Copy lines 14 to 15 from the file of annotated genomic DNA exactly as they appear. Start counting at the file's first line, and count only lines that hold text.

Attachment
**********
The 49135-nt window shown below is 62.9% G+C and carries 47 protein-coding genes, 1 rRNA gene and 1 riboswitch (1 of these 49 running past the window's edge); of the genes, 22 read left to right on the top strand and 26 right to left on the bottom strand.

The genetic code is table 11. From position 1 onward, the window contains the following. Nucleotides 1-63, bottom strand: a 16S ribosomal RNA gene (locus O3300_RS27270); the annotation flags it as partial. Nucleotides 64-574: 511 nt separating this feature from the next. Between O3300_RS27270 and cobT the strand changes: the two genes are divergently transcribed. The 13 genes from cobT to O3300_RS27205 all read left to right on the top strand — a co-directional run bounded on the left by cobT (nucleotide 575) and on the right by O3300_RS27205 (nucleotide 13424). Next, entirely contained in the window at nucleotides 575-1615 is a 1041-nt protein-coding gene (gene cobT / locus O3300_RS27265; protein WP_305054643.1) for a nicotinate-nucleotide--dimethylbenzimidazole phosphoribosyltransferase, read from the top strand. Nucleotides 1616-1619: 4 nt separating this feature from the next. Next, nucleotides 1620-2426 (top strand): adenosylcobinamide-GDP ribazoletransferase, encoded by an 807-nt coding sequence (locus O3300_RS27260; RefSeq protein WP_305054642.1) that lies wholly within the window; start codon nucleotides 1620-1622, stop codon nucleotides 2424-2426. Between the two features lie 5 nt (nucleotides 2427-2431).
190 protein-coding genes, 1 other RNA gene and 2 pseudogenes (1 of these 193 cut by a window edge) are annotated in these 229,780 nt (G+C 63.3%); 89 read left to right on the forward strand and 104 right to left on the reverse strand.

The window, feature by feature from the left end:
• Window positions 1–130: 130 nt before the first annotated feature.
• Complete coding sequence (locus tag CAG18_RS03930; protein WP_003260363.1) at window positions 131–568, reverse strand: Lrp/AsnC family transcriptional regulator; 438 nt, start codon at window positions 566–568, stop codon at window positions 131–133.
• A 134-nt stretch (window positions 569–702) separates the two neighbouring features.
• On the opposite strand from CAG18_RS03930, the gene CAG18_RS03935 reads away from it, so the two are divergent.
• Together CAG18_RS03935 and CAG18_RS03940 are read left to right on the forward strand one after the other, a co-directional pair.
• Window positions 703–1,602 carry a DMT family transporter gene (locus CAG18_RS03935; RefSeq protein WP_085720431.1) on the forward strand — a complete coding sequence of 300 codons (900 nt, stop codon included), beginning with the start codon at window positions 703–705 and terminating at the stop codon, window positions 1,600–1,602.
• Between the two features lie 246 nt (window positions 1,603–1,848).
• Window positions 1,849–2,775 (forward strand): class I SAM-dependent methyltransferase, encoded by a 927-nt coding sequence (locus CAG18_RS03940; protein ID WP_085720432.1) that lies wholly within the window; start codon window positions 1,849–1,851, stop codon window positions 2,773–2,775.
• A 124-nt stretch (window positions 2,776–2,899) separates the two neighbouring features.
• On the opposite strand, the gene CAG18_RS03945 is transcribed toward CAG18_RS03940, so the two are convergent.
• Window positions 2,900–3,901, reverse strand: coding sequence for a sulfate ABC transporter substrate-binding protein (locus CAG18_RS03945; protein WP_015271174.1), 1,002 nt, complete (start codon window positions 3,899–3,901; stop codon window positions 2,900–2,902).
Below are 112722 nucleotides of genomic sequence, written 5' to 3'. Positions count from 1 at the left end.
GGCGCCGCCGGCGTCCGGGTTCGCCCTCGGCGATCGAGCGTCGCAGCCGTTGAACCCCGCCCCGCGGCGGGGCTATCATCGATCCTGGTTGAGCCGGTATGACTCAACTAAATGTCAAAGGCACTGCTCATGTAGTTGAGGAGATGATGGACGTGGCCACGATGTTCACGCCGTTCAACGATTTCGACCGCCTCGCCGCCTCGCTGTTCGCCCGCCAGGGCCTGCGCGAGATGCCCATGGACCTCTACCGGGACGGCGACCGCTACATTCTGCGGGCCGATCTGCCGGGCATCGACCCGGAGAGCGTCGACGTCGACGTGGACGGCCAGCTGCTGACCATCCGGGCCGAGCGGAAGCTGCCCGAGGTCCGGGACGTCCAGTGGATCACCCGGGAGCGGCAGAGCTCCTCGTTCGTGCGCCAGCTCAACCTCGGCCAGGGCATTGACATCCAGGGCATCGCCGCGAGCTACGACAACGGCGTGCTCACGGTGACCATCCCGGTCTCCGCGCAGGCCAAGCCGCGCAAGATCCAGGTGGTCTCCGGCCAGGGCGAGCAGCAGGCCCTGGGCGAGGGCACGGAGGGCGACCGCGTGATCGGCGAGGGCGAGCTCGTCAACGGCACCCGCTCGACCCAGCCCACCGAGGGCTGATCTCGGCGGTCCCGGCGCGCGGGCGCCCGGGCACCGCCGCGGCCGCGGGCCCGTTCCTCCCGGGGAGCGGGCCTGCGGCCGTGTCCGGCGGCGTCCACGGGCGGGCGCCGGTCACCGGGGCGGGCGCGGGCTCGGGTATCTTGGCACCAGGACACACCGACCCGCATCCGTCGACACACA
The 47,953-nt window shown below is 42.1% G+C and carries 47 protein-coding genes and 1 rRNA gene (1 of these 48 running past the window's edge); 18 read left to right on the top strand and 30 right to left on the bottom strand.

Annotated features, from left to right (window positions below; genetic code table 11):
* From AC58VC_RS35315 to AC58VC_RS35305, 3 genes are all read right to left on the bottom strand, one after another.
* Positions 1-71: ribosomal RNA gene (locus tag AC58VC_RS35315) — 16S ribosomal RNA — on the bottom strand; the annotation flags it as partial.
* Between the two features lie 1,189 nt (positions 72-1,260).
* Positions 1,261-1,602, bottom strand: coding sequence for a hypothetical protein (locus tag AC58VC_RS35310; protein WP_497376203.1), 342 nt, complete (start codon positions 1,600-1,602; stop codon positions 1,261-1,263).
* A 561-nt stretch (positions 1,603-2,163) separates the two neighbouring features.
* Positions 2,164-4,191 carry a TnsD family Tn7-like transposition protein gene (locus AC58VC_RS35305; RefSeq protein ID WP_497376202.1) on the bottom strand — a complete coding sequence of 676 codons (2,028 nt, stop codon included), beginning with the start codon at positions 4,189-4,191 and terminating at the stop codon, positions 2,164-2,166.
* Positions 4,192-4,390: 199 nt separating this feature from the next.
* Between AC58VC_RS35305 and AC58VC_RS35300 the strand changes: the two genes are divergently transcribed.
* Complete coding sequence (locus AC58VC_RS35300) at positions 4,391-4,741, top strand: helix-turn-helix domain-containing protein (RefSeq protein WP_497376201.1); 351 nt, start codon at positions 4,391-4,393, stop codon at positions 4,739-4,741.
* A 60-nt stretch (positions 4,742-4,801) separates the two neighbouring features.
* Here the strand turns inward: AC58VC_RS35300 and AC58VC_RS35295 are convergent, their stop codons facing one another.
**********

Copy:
• On the opposite strand, the gene CAG18_RS03945 is transcribed toward CAG18_RS03940, so the two are convergent.
• Window positions 2,900–3,901, reverse strand: coding sequence for a sulfate ABC transporter substrate-binding protein (locus CAG18_RS03945; protein WP_015271174.1), 1,002 nt, complete (start codon window positions 3,899–3,901; stop codon window positions 2,900–2,902).